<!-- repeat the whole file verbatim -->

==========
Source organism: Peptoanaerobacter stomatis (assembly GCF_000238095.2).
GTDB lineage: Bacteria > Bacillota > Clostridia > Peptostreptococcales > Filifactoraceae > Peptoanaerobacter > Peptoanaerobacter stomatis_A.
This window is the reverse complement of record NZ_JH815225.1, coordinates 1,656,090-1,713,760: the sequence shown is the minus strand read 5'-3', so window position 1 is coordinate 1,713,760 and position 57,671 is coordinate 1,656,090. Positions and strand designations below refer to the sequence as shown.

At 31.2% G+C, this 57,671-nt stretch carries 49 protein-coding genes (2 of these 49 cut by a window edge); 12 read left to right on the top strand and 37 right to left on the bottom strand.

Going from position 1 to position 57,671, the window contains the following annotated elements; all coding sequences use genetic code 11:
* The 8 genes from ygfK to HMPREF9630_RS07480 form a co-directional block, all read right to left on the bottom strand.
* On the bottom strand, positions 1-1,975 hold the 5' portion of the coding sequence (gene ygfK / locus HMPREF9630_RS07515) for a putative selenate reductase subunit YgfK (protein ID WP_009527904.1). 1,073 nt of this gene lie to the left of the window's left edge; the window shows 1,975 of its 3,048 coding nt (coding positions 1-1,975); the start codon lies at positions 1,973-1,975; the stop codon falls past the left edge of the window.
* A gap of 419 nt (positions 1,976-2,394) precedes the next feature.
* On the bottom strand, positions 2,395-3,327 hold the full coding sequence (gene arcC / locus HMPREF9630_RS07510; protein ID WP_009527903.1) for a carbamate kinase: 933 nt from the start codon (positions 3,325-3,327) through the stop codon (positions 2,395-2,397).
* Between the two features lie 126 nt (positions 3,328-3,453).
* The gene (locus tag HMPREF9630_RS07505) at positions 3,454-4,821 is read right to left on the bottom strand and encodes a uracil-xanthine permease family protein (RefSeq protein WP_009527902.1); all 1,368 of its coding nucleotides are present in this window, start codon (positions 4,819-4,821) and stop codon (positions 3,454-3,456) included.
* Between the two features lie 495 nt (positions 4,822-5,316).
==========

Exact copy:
Source organism: Peptoanaerobacter stomatis (assembly GCF_000238095.2).
GTDB lineage: Bacteria > Bacillota > Clostridia > Peptostreptococcales > Filifactoraceae > Peptoanaerobacter > Peptoanaerobacter stomatis_A.
This window is the reverse complement of record NZ_JH815225.1, coordinates 1,656,090-1,713,760: the sequence shown is the minus strand read 5'-3', so window position 1 is coordinate 1,713,760 and position 57,671 is coordinate 1,656,090. Positions and strand designations below refer to the sequence as shown.

At 31.2% G+C, this 57,671-nt stretch carries 49 protein-coding genes (2 of these 49 cut by a window edge); 12 read left to right on the top strand and 37 right to left on the bottom strand.

Going from position 1 to position 57,671, the window contains the following annotated elements; all coding sequences use genetic code 11:
* The 8 genes from ygfK to HMPREF9630_RS07480 form a co-directional block, all read right to left on the bottom strand.
* On the bottom strand, positions 1-1,975 hold the 5' portion of the coding sequence (gene ygfK / locus HMPREF9630_RS07515) for a putative selenate reductase subunit YgfK (protein ID WP_009527904.1). 1,073 nt of this gene lie to the left of the window's left edge; the window shows 1,975 of its 3,048 coding nt (coding positions 1-1,975); the start codon lies at positions 1,973-1,975; the stop codon falls past the left edge of the window.
* A gap of 419 nt (positions 1,976-2,394) precedes the next feature.
* On the bottom strand, positions 2,395-3,327 hold the full coding sequence (gene arcC / locus HMPREF9630_RS07510; protein ID WP_009527903.1) for a carbamate kinase: 933 nt from the start codon (positions 3,325-3,327) through the stop codon (positions 2,395-2,397).
* Between the two features lie 126 nt (positions 3,328-3,453).
* The gene (locus tag HMPREF9630_RS07505) at positions 3,454-4,821 is read right to left on the bottom strand and encodes a uracil-xanthine permease family protein (RefSeq protein WP_009527902.1); all 1,368 of its coding nucleotides are present in this window, start codon (positions 4,819-4,821) and stop codon (positions 3,454-3,456) included.
* Between the two features lie 495 nt (positions 4,822-5,316).